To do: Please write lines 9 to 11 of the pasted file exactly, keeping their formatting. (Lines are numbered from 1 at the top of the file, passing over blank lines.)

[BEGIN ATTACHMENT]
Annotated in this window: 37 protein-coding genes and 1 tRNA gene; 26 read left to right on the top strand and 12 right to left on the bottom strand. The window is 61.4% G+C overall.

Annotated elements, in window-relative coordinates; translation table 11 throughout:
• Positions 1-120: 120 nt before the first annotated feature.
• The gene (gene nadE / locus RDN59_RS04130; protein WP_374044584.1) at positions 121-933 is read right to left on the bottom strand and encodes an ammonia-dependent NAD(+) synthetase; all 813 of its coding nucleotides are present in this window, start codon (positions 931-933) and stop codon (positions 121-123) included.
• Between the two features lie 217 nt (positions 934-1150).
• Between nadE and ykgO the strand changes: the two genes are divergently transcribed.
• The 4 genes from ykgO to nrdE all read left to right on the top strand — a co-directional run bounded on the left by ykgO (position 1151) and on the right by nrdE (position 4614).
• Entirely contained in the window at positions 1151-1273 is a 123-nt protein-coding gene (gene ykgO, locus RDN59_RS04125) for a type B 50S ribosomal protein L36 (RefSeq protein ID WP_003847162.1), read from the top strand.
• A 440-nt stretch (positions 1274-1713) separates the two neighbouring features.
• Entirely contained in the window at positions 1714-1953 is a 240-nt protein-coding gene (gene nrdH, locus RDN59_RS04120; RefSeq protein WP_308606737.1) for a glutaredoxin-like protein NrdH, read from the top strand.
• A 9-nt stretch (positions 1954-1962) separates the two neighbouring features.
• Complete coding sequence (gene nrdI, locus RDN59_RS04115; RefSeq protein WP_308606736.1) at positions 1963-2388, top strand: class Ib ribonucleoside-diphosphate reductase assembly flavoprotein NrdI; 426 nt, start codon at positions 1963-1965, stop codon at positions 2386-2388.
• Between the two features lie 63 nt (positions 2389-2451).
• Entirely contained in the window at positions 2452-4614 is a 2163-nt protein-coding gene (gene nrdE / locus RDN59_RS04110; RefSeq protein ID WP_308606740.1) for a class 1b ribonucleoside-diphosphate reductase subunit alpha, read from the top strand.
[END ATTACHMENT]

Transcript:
• A 440-nt stretch (positions 1274-1713) separates the two neighbouring features.
• Entirely contained in the window at positions 1714-1953 is a 240-nt protein-coding gene (gene nrdH, locus RDN59_RS04120; RefSeq protein WP_308606737.1) for a glutaredoxin-like protein NrdH, read from the top strand.
• A 9-nt stretch (positions 1954-1962) separates the two neighbouring features.